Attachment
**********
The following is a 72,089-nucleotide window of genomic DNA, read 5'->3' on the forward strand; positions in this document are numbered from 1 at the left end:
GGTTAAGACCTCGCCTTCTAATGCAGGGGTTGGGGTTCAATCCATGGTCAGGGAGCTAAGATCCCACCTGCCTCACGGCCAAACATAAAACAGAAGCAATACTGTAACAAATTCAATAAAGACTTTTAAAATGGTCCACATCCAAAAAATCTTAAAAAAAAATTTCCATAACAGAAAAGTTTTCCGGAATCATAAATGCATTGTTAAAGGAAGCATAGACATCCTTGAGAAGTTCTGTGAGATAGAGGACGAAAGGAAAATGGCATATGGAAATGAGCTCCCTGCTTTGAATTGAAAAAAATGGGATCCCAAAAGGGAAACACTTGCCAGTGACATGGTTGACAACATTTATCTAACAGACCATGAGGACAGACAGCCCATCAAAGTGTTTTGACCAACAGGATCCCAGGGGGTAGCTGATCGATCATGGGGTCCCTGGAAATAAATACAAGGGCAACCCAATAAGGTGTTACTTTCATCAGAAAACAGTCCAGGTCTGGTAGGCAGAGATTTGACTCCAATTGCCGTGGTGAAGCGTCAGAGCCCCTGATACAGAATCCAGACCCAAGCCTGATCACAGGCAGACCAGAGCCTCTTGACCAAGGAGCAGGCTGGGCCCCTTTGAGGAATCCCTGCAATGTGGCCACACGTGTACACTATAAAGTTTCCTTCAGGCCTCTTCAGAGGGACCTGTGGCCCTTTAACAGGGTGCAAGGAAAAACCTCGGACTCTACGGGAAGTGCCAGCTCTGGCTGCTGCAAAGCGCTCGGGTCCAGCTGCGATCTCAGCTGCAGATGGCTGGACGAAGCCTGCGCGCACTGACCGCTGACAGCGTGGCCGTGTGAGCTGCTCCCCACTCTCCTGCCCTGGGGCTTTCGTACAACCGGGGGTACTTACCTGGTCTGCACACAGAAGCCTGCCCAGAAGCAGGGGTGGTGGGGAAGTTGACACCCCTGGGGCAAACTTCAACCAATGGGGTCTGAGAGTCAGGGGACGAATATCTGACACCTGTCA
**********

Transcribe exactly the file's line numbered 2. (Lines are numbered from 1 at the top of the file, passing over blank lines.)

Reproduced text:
GGTTAAGACCTCGCCTTCTAATGCAGGGGTTGGGGTTCAATCCATGGTCAGGGAGCTAAGATCCCACCTGCCTCACGGCCAAACATAAAACAGAAGCAATACTGTAACAAATTCAATAAAGACTTTTAAAATGGTCCACATCCAAAAAATCTTAAAAAAAAATTTCCATAACAGAAAAGTTTTCCGGAATCATAAATGCATTGTTAAAGGAAGCATAGACATCCTTGAGAAGTTCTGTGAGATAGAGGACGAAAGGAAAATGGCATATGGAAATGAGCTCCCTGCTTTGAATTGAAAAAAATGGGATCCCAAAAGGGAAACACTTGCCAGTGACATGGTTGACAACATTTATCTAACAGACCATGAGGACAGACAGCCCATCAAAGTGTTTTGACCAACAGGATCCCAGGGGGTAGCTGATCGATCATGGGGTCCCTGGAAATAAATACAAGGGCAACCCAATAAGGTGTTACTTTCATCAGAAAACAGTCCAGGTCTGGTAGGCAGAGATTTGACTCCAATTGCCGTGGTGAAGCGTCAGAGCCCCTGATACAGAATCCAGACCCAAGCCTGATCACAGGCAGACCAGAGCCTCTTGACCAAGGAGCAGGCTGGGCCCCTTTGAGGAATCCCTGCAATGTGGCCACACGTGTACACTATAAAGTTTCCTTCAGGCCTCTTCAGAGGGACCTGTGGCCCTTTAACAGGGTGCAAGGAAAAACCTCGGACTCTACGGGAAGTGCCAGCTCTGGCTGCTGCAAAGCGCTCGGGTCCAGCTGCGATCTCAGCTGCAGATGGCTGGACGAAGCCTGCGCGCACTGACCGCTGACAGCGTGGCCGTGTGAGCTGCTCCCCACTCTCCTGCCCTGGGGCTTTCGTACAACCGGGGGTACTTACCTGGTCTGCACACAGAAGCCTGCCCAGAAGCAGGGGTGGTGGGGAAGTTGACACCCCTGGGGCAAACTTCAACCAATGGGGTCTGAGAGTCAGGGGACGAATATCTGACACCTGTCA